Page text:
• There is hand-optimized assembler code with SSSE3/SSE4 optimization. If your CPU supports it, x265 can use this code. If not, x265 should use simpler code.
  • There is hand-optimized assembler code with AVX optimization. If your CPU supports it, x265 can use this code. If not, x265 should use simpler code.
  • There is hand-optimized assembler code with AVX2 optimization. If your CPU supports it and you enable it explicitly, x265 can use this code.
Well, for any x86-64 CPU today, SSE2 should be the minimum sensible supported instruction set. But already there are small differences. I remember the Athlon 64 (AMD K8) family being a threshold of providing an SSE2 implementation which is considered relatively "fast", but despite supporting SSE3 in specs, x264 and x265 will refuse to use it.

Usually all these code variants are present in a binary of (lib)x265, except they are excluded during compilation (e.g. you may disable all assembler code paths; but why would you want that?).
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Last edited by LigH; 10th October 2018 at 20:40.
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Old 10th October 2018, 22:35   #6407  |  Link
katzenjoghurt
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Originally Posted by Forteen88 View Post
Np. There are 2.9 builds there under "x265 binaries for Win64/32 — stable branch"!
OMG! You are right.
I ignored the right table as I always pick my versions from the left side.
Thanks again!

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Originally Posted by LigH View Post
Usually all these code variants are present in a binary of (lib)x265, except they are excluded during compilation (e.g. you may disable all assembler code paths; but why would you want that?).
Thanks, LigH!
I understand this as: Unless a build mentions something else all optimizations are enabled. (?)
I just was looking for some way to verify.
Some context: What led me to the question was a current version of StaxRip which contained an x265.exe and a "x265 AVX2" zip file - and I couldn't tell if the zip was just some oversight or if the "normal" x265.exe is a version without AVX2 optimiziations.
I will just replace it and be done with it... though... I was wondering how to make sure an unknown x265.exe is indeed the "right" version for my machine.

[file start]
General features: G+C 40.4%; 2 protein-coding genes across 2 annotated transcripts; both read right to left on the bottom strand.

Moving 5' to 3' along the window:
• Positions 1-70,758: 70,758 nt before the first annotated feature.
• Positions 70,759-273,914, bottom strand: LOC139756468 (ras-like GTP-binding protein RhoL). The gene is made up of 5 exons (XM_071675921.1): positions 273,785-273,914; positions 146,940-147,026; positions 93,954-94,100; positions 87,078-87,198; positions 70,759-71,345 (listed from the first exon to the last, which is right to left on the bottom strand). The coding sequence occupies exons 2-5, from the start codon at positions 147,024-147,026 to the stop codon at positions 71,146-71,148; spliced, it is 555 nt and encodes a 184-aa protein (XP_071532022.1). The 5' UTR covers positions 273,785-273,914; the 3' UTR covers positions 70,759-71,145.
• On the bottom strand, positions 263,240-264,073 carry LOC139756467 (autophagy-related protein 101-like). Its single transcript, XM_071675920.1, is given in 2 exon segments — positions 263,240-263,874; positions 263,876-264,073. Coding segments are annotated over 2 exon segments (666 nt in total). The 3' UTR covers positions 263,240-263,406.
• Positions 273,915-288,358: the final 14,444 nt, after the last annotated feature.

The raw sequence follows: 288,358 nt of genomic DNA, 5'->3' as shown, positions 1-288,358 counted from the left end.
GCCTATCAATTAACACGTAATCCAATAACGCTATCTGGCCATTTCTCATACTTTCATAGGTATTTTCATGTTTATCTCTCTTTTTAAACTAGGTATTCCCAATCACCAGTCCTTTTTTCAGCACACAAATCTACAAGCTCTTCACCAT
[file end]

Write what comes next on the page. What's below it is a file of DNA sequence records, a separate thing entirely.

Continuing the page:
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Old 10th October 2018, 23:40   #6408  |  Link
LigH
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Just a hint:

Code:
x265.exe --no-asm --version
x265 [info]: HEVC encoder version 2.9+1-169e76b6bbcc
x265 [info]: build info [Windows][GCC 8.2.0][64 bit] 8bit+10bit+12bit
x265 [info]: using cpu capabilities: none!
All assembler optimizations forbidden = only basic C/C++ code used.

But if all assembler optimizations are enabled (and all of them are usually linked in the encoder), it only means they are available in case your CPU supports them (which is detected at runtime). It doesn't mean all of them are used on every hardware. If you don't limit them with the --asm mask parameter, x265 detects what your CPU supports while starting, and selects the code paths with the optimal speed supported by your specific CPU.

Code:
x265.exe --version
x265 [info]: HEVC encoder version 2.9+1-169e76b6bbcc
x265 [info]: build info [Windows][GCC 8.2.0][64 bit] 8bit+10bit+12bit
x265 [info]: using cpu capabilities: MMX2 SSE2Fast LZCNT
This x265.exe contains code paths for time-critical assembler routines for MMX+SSE2, SSSE3+SSE4, AVX, and even AVX2. But it runs on an AMD Phenom-II, so it is limited to MMX+SSE2 by the CPU auto-detection.

The very same x265.exe can use AVX or even AVX2 code if you copy it onto a PC with a CPU that supports AVX or even AVX2 and run it there.

{EDIT}If your CPU even supports AVX512, and you insist in using AVX512 instructions, then you need to enable it with an additional parameter --asm avx512 in your command line because it is a bit risky and does not always provide better performance, especially not when your CPU gets temperature throttled. And it will crash if your CPU does not support AVX512.{/EDIT}